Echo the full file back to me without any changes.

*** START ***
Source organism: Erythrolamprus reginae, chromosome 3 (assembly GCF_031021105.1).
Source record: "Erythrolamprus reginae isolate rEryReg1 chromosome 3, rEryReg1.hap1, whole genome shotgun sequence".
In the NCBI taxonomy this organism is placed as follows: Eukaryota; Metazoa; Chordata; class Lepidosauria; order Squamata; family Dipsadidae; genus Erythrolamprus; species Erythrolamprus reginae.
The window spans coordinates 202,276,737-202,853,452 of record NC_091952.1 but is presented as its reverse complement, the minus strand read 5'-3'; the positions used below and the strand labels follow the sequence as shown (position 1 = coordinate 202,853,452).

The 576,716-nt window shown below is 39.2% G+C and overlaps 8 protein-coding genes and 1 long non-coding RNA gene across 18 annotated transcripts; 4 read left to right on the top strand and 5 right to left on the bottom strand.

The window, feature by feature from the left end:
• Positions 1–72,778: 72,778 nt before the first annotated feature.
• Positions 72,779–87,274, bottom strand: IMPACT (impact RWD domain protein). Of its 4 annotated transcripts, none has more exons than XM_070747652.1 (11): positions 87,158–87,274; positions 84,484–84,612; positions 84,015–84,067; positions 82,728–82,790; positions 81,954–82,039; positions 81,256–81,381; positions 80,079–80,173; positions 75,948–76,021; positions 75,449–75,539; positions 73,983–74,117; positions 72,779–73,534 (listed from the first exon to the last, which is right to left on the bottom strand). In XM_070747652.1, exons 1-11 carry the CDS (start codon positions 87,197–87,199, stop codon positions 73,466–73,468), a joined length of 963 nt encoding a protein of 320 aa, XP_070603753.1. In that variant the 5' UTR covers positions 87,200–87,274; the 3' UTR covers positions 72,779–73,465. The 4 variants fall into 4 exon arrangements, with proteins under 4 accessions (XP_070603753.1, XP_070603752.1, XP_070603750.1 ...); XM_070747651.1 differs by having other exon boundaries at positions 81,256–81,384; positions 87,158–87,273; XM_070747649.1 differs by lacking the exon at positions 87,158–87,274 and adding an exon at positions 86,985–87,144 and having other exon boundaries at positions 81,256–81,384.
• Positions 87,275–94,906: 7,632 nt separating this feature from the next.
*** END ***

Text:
Source organism: Erythrolamprus reginae, chromosome 3 (assembly GCF_031021105.1).
Source record: "Erythrolamprus reginae isolate rEryReg1 chromosome 3, rEryReg1.hap1, whole genome shotgun sequence".
In the NCBI taxonomy this organism is placed as follows: Eukaryota; Metazoa; Chordata; class Lepidosauria; order Squamata; family Dipsadidae; genus Erythrolamprus; species Erythrolamprus reginae.
The window spans coordinates 202,276,737-202,853,452 of record NC_091952.1 but is presented as its reverse complement, the minus strand read 5'-3'; the positions used below and the strand labels follow the sequence as shown (position 1 = coordinate 202,853,452).

The 576,716-nt window shown below is 39.2% G+C and overlaps 8 protein-coding genes and 1 long non-coding RNA gene across 18 annotated transcripts; 4 read left to right on the top strand and 5 right to left on the bottom strand.

The window, feature by feature from the left end:
• Positions 1–72,778: 72,778 nt before the first annotated feature.
• Positions 72,779–87,274, bottom strand: IMPACT (impact RWD domain protein). Of its 4 annotated transcripts, none has more exons than XM_070747652.1 (11): positions 87,158–87,274; positions 84,484–84,612; positions 84,015–84,067; positions 82,728–82,790; positions 81,954–82,039; positions 81,256–81,381; positions 80,079–80,173; positions 75,948–76,021; positions 75,449–75,539; positions 73,983–74,117; positions 72,779–73,534 (listed from the first exon to the last, which is right to left on the bottom strand). In XM_070747652.1, exons 1-11 carry the CDS (start codon positions 87,197–87,199, stop codon positions 73,466–73,468), a joined length of 963 nt encoding a protein of 320 aa, XP_070603753.1. In that variant the 5' UTR covers positions 87,200–87,274; the 3' UTR covers positions 72,779–73,465. The 4 variants fall into 4 exon arrangements, with proteins under 4 accessions (XP_070603753.1, XP_070603752.1, XP_070603750.1 ...); XM_070747651.1 differs by having other exon boundaries at positions 81,256–81,384; positions 87,158–87,273; XM_070747649.1 differs by lacking the exon at positions 87,158–87,274 and adding an exon at positions 86,985–87,144 and having other exon boundaries at positions 81,256–81,384.
• Positions 87,275–94,906: 7,632 nt separating this feature from the next.